Support the campaign to stop ge trees
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It’s time to mobilize!
You can help end the threat of genetically engineered trees by educating your community or supporting the Campaign to STOP GE Trees.
Use this social media sharing guide your personal and organizational accounts to increase our visibility and effectiveness in banning the GE American chestnut and all GE trees.
Ways to Get Involved
Print out a PDF of the USDA petition to help us get more signatures.
Organize your community to educate and take action.
Host a screening of the free documentary, “Synthetic Forests.”
Sign the Petition
Add your name to stop US government approval of the widespread release of unproven genetically engineered (GE) trees into forests. The risks are huge.
If approved, these trees, GE American chestnuts, will spread their GE pollen and seeds freely. This would be the first-ever GE tree approved in the US, opening the floodgates to others.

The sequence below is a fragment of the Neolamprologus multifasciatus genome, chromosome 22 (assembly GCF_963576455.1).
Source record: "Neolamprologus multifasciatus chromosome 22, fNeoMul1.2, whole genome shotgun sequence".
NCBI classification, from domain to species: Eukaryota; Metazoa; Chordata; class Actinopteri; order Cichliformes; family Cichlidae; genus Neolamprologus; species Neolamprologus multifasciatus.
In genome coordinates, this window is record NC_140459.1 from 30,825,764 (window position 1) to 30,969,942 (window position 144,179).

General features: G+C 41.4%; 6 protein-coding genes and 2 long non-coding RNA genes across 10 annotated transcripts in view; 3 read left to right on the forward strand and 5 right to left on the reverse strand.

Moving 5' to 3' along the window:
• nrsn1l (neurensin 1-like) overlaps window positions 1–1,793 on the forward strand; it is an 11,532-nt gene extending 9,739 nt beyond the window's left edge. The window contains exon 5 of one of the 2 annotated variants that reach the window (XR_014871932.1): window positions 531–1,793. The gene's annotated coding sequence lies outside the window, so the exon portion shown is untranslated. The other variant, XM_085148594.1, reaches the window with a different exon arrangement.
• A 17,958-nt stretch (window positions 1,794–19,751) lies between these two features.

It would also be the first-ever intentional release of a fertile genetically modified organism (GMO) into wild ecosystems, opening the door to other uncontrollable GMO releases.
Engineers think they can (re)create nature in the lab, but neither trees nor any species can be replaced by with GE facsimiles. This is not restoration, but dangerous open air experimentation.
This experiment would threaten wild American chestnuts with contamination from GE chestnut pollen. Decades of progress to restore wild American chestnut trees would be lost.
There are no long-term risk assessments of this scheme and scientists warn such assessments are not possible. American chestnuts can live hundreds of years and have deeply intertwined relationships with other trees, and with insects, songbirds and other wildlife.
Join individuals and organizations across the world in demanding the rejection of this and all genetically engineered trees. We cannot allow this kind of dangerous experimentation with our forests.
You can find detailed information about these threats in the white paper Biotechnology for Forest Health? The Test Case of the Genetically Engineered American Chestnut